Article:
The timeless power of the Bard

Coriolanus won’t tell us much about contemporary politics but it does reveal Shakespeare’s take on the human condition.

Tom Slater

Tom Slater

Topics Politics

The recent flurry of Dickens TV adaptations was accompanied by discussions concerning the relevance that the Victorian novelist’s work bears in these hard times of economic strife. For some commentators, it seems, the quality of his prose simply isn’t enough to justify another outing. In similar fashion, Ralph Fiennes’ film version of Shakespeare’s lesser known tragedy, Coriolanus, has been mercilessly interpreted as a commentary upon our own political climate.

The play’s eponymous hero, played by Fiennes himself, is a decorated Roman general whose transition into politics spells his undoing. Following another successful military campaign, Coriolanus is urged by his friend Menenius (Brian Cox) and his mother Volumnia (Vanessa Redgrave) to take up the role of consul. He reluctantly accepts and his campaign is built on the image of him as a guardian of Rome. However, using his evident distaste for the common man against him, Plebian detractors insist upon Coriolanus’ expulsion from the city. Feeling lost and betrayed, the despondent soldier decides to take up with an old enemy in order to exact his revenge on the republic. And right from the off, many have jumped to comment on what this seventeenth-century drama has to say about contemporary politics.

Critics, bloggers and even the actors themselves have suggested the piece has great resonance with everything from England’s August riots to the Arab Spring. Even the decision to film in Serbia – which Fiennes has since admitted was for purely financial reasons – has been interpreted as a nod to parallels between the Kosovo War and the clashes between Rome and the Volscian rebels that the play dramatises. Of course, the scenes which denote urban warfare and political demonstration will inescapably put one in mind of the conflicts of today, yet this film doesn’t waste time making tenuous comparisons.

Virginia Woolf once wrote that ‘fiction is like a spider’s web, attached ever so lightly… to life at all four corners’, and Fiennes reinterprets his source material without sacrificing the ethereal uniqueness of the text. Shakespeare’s plays, as Woolf put it, ‘seem to hang there complete by themselves’ and, while he leaves room for a political reading of Coriolanus, Fiennes allows the words to stand alone and unmediated.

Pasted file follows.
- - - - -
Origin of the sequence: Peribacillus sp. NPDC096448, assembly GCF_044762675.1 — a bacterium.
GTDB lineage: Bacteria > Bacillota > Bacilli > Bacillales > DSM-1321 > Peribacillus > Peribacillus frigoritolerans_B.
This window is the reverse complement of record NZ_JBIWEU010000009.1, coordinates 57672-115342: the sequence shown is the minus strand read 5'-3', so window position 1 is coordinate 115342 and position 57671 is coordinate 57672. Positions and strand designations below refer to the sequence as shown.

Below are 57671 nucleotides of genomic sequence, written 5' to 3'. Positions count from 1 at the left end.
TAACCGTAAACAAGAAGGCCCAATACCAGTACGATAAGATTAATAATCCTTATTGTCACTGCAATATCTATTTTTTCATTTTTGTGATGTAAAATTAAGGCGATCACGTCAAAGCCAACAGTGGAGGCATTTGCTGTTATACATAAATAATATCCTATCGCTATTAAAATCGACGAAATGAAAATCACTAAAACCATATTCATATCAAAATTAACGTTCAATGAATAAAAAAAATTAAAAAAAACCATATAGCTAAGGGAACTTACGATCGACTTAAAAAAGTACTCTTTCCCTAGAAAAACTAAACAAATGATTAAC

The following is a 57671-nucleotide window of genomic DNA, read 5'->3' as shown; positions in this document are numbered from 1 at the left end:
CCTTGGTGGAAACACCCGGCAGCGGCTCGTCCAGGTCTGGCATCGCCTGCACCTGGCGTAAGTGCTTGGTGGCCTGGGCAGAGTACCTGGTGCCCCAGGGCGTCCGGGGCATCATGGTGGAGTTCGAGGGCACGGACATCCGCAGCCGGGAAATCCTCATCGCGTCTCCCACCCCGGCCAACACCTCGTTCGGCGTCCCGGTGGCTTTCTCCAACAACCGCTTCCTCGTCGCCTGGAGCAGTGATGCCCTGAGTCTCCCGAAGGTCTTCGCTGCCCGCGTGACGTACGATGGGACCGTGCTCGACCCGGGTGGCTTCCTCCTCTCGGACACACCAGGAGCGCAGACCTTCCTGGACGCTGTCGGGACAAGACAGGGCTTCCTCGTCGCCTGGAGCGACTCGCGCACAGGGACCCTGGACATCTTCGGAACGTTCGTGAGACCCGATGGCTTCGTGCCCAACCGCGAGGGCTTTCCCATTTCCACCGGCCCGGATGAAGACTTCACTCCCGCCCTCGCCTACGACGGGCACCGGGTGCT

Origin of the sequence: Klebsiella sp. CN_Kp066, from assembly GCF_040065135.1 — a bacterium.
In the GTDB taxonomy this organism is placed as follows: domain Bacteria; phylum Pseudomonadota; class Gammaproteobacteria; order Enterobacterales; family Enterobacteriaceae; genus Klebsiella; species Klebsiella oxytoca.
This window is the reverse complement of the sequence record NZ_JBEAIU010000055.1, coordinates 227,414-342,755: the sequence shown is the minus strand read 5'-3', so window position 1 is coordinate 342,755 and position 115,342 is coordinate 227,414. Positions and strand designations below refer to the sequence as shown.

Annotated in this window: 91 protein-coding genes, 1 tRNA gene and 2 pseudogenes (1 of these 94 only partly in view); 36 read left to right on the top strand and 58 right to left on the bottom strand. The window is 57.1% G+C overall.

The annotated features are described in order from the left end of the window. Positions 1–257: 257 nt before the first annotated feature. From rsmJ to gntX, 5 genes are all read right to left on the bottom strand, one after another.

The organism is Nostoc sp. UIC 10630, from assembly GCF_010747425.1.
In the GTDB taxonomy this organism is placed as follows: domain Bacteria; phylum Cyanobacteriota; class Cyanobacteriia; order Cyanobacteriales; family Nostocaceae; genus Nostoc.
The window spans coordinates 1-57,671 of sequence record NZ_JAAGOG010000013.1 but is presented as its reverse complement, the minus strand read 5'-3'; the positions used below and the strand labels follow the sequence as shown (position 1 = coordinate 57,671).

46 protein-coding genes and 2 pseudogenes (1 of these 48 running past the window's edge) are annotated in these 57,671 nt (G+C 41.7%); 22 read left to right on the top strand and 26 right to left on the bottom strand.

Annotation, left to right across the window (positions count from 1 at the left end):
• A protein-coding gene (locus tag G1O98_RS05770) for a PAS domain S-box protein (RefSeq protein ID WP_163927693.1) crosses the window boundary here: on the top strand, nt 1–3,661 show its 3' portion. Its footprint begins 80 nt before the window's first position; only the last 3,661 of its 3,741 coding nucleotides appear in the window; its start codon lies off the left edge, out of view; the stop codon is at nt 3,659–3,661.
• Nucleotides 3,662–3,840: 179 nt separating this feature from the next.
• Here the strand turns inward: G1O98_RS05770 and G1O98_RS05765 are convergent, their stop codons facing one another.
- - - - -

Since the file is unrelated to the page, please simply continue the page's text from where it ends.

Fiennes himself is sinister, if occasionally hammy, in the lead role, while Redgrave’s Volumnia is stern and astute. This being Fiennes directorial debut, he takes few stylistic risks, but the no-frills hand-held camera work is effective in bringing the performances to life. Coriolanus saw Shakespeare eschew lengthy soliloquies, yet the few which are included here are stunningly captured, with plain, blurry close-ups. The overall look is gritty, washed out, and lends well to the smouldering intensity of the play.

The use of a modern setting is a pretty familiar technique in most contemporary film adaptations of Shakespeare, and in many ways this speaks to the self-contained richness of the Bard’s work. Fiennes, along with many directors before him, recognises that period costume and authentic historical details can often only distract us from the drama itself, and the setting of this adaptation is rather ambiguous. Described in the titles as ‘A place calling itself Rome’, it is a city in which Englishmen, Irishmen, Scotsmen and Siberians smoke cigarettes, wear jeans and converse in iambic pentameter. Yet this only adds to the otherworldly and timeless aura of the film. Indeed, the few moments in which the modern world as we know it creeps in, such as when high-profile British newsreader Jon Snow cameos as a news reporter, are difficult, out of place and break the spell of it all.

Coriolanus is far from a seamless adaptation but it at least understands the timeless power of the Bard. Shakespeare undoubtedly looked to comment upon his own times and he may well have something to say about our own, but any attempt forcefully to align his narratives with modern concerns will only obscure his insight. Fiennes takes a few liberties, and necessarily reduces the action to a lean two hours, but his refusal shamelessly to appropriate the material is to be applauded.

Tom Slater is spiked’s film reviewer. Visit his blog here.

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Topics Politics


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